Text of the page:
Orange Oakleaf (Kallima inachus)
The orange Oakleaf is a colorful butterfly species belonging to the nymphalid family, indigenous to various parts of Tropical Asia stretching from India till Japan. Its ability to camouflage into dry, dead leaves makes it all the more unique.
Description and Identification
The caterpillar has a velvety, black body with long, yellowish hair, also covered with red spines.
- Family: Nymphalidae
- Genus: Kallima
- Common names: Dead Leaf, Indian Oakleaf
- Scientific Name: Kallima inachus
It is light brown with slaty irrorations, also having small conical points located dorsally on the abdomen. The pupa is also characterized with a thorax which is keeled gently.
Sexual Dimorphism: Present
Color and Appearance: When opened the front part of the wings are deep blue at the base, black at the topmost point with an orange stripe in between just like a band. It has two oculi, white in color, one at the topmost point of the black band, while the other is located adjacent to the blue-orange border. The hind wings have a uniform blue pattern, excepting the outer margin which has patches of brown. When closed, the butterfly looks like a dead leaf. Only the markings on its undersides are visible in shades of yellow, black, brown, biscuit and buff. Though both the sexes are similar in a lot of ways, the females have a more reddish hue on their undersides with paler yellow markings.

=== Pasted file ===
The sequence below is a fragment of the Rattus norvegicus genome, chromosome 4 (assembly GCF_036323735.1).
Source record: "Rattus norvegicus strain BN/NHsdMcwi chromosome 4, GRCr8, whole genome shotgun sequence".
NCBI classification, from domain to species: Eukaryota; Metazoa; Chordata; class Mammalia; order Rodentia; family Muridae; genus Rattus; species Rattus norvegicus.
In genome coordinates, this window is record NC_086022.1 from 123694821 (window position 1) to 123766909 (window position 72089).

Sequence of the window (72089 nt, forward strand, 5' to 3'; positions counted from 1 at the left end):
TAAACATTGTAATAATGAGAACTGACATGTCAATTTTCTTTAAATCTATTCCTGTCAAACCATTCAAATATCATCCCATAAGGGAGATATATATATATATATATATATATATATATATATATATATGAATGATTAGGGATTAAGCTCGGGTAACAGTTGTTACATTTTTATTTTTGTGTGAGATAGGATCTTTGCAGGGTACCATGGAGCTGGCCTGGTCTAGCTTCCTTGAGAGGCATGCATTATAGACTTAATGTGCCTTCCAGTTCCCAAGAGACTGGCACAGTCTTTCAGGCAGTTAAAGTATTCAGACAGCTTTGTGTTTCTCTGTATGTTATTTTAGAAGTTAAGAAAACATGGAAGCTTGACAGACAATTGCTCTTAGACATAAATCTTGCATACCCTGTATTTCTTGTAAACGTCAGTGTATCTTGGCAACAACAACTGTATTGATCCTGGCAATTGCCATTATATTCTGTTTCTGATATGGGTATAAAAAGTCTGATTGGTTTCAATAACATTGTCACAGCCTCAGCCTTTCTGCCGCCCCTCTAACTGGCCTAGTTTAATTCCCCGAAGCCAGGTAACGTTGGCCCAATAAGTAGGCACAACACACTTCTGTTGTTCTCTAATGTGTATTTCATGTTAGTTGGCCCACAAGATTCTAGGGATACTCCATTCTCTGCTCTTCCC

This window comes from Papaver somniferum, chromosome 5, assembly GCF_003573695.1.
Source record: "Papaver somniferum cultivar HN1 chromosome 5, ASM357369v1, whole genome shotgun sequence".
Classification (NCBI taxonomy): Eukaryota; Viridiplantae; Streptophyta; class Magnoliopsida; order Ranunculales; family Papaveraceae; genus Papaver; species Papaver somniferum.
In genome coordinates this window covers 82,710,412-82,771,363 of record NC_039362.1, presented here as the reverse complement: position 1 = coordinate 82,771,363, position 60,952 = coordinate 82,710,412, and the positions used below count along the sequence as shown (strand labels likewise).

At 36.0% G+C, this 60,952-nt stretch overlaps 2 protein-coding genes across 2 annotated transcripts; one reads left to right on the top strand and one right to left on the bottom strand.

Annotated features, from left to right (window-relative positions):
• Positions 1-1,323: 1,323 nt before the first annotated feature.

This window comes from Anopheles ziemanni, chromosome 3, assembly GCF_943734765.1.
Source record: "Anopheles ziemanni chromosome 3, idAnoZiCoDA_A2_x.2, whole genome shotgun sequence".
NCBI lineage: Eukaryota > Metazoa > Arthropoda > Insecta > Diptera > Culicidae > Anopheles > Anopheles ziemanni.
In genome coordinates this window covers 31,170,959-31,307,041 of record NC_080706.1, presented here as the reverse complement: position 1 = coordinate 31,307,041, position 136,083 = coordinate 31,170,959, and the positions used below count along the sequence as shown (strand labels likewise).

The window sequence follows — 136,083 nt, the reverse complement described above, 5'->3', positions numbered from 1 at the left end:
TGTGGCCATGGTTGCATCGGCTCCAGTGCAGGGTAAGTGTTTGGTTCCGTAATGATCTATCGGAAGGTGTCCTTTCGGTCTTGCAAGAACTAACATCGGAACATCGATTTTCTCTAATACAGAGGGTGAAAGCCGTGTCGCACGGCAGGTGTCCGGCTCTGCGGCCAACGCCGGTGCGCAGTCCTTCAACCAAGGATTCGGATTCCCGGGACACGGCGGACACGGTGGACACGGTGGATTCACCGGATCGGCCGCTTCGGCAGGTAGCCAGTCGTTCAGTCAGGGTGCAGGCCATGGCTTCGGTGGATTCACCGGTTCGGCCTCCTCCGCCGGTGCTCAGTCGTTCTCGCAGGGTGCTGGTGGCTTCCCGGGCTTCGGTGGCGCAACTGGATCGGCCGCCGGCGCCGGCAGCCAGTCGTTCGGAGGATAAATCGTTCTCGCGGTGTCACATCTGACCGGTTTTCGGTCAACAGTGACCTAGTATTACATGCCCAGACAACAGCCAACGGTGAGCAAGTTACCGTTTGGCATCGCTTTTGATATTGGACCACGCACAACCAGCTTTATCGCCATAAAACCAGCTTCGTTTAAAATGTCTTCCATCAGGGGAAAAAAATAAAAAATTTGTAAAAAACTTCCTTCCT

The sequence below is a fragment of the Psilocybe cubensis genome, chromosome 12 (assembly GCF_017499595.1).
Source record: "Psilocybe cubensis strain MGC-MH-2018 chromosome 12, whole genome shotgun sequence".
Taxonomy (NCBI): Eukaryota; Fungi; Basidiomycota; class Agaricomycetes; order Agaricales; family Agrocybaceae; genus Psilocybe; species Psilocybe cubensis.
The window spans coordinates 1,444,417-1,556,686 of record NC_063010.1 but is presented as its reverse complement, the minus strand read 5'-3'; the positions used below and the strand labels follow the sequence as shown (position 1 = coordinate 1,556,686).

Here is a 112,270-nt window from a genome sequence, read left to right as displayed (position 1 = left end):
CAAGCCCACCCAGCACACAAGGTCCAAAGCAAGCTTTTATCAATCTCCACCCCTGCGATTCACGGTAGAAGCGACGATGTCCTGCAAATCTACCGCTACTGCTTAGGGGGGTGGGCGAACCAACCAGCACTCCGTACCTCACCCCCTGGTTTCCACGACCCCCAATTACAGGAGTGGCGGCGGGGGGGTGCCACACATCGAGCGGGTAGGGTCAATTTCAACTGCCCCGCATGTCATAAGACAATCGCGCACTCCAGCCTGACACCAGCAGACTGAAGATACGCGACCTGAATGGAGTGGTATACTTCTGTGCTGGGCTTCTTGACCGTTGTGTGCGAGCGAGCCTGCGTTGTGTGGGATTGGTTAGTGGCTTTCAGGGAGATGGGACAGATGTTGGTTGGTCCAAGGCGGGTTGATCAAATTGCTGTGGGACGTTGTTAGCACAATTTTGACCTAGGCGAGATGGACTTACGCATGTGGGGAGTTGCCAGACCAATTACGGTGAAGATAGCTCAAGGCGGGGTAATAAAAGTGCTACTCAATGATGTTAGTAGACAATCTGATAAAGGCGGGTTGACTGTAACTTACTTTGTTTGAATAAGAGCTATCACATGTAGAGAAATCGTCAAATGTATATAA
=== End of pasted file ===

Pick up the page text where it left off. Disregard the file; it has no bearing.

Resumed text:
Polyphenism: They display a difference in color and size in the dry and wet season. In the dry season, they are big with a pale hue, while in the wet season they are small, having a rich and dark body color.
Average Wingspan: 85-110 mm (3.3-4.3 in)
Flight Pattern: Fast and erratic, made during the dry and wet seasons
When in captivity, about 280 eggs are laid on an average.
|Distribution||India, Bhutan, Nepal, Bangladesh, Myanmar, Thailand, Taiwan, China, Laos, Vietnam, Pakistan (as per 2000 records), as well as the Tenasserim Hills (part of the Indo-Malayan mountain range)|
|Habitat||Dense forests where there is heavy rainfall, dense undergrowth, stream beds. Over-ripe fruits and tree sap attracts them the most.|
|Lifespan of Adults||Not Known|
|Host plant||In India: Urticaceae of the nettle family; Polygonaceae of the knotweed family; Rosaceae; In China: Dicliptera chinensis, Rostellularia pracumbens, and Strobilanthes; In Japan: S. glandulifera, S.flaccidifolius, S. tashiroi|
|Adult diet||Mostly rotten fruits found on the floors of the forest|
Did You Know
- In China, it is said to be rare and researches regarding its captive breeding is in progress
- They are mostly attacked by birds and assume a stationary posture falling into nearby foliage, taking the shape of a dried leaf when they sense impending danger.